The King’s Singers were officially born on May 1st 1968, formed by six recently-graduated choral scholars from King’s College, Cambridge. Their vocal line-up was (by chance) two countertenors, a tenor, two baritones and a bass, and the group has never wavered from this formation since.
What really distinguished the group in its early years was its musical diversity. The King’s Singers were a weekly fixture on prime-time television, celebrating popular music never usually touched by choral ensembles, and their unique British charm, combined with their musical craft, captured audiences’ hearts the world over. The group has consistently been welcomed on the world’s great stages throughout its history – from London’s Royal Albert Hall to the Opera House in Sydney or New York’s Carnegie Hall – as well as being ambassadors for musical excellence at numerous significant global events. Two Grammy® Awards, an Emmy® Award, and a place in Gramophone magazine’s inaugural Hall of Fame sit among the numerous accolades bestowed upon the group.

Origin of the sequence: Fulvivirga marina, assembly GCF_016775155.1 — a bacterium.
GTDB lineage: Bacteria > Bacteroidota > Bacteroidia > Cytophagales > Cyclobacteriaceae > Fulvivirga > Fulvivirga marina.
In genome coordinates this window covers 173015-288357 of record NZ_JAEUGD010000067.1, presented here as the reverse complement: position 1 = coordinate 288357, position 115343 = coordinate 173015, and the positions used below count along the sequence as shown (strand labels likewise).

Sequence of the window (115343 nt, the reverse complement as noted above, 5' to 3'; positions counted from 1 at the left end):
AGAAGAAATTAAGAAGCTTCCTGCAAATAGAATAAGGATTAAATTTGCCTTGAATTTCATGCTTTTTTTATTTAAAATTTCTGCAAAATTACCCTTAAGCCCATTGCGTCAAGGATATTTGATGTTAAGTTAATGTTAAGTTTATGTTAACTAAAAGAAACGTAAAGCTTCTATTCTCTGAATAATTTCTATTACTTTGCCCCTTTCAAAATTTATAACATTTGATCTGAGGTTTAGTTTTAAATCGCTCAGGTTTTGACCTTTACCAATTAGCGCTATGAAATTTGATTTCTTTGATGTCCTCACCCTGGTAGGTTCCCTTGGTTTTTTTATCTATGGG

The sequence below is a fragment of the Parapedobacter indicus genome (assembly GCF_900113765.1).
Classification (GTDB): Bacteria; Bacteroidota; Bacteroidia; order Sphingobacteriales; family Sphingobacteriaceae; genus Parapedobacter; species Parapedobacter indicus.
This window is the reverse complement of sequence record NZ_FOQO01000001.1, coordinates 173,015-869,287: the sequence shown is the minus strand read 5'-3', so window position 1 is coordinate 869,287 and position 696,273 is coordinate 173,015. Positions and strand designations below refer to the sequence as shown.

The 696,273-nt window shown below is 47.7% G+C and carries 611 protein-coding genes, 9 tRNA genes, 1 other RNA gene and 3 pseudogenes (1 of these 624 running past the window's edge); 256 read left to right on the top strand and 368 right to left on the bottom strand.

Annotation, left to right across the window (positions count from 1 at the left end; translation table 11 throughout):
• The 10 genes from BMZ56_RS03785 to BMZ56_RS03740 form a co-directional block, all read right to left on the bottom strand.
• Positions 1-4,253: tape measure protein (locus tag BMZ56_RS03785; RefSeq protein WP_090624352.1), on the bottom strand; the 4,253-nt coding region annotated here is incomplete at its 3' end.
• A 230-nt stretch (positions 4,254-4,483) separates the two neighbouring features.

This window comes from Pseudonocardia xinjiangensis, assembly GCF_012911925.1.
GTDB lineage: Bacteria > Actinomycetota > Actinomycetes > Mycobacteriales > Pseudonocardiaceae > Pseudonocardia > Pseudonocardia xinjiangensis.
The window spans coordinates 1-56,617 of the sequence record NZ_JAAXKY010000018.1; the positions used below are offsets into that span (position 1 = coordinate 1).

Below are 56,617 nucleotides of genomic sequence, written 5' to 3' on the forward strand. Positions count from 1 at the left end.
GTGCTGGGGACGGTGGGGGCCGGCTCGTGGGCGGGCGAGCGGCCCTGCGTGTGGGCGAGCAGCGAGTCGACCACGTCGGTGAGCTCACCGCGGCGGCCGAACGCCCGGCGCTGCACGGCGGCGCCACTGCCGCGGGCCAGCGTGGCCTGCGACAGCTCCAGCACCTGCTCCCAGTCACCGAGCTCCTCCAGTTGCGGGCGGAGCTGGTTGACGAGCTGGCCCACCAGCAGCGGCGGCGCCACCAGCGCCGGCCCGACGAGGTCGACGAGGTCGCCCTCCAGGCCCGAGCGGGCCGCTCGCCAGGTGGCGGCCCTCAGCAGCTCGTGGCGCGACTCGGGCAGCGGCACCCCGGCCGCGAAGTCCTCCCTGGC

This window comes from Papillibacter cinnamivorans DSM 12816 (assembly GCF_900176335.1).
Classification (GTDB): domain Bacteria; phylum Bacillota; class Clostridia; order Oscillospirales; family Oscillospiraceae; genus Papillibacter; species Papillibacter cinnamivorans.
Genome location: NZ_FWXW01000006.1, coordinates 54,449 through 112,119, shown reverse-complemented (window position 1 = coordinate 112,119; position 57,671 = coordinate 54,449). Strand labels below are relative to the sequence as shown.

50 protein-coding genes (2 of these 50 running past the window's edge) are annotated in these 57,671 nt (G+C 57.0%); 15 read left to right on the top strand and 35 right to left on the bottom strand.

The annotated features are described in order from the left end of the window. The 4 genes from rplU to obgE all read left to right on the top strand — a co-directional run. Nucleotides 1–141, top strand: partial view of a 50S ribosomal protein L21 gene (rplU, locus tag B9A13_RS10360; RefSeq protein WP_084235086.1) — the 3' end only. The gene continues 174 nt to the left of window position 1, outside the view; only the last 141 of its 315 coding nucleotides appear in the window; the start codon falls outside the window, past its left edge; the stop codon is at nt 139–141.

This love of diversity has always fuelled The King’s Singers’ commitment to creating new music. A panoply of commissioned works by many of the supreme composers of our times – including Sir John Tavener, Toru Takemitsu, John Rutter, Luciano Berio, Nico Muhly, György Ligeti and Eric Whitacre – sits alongside countless bespoke arrangements in the group’s extensive repertoire. The group is determined to spread the joy of ensemble singing, and leads workshops and residential courses all over the world each season.
The world may have changed a lot in the fifty years since the original King’s Singers came together, but today’s group is still charged by the same lifeblood – one that wants to radiate the joy singing brings every day, and to give life to audiences with their virtuosity and vision for an exciting musical future.
The Choir can trace its roots back to the late 1800s and continued until the 1950s. At some points, the Choir boasted over 100 members, but towards the 50s, it was much reduced and eventually disbanded. The present Choir was re-formed in 1965 by 13 men keen to see a revival of choral music in Dowlais, and that number rose to 120, reflecting the enthusiasm of the early days. Today the number of choristers registered is 60 and is constantly looking to recruit new members, to ensure that the Welsh choral tradition lives on.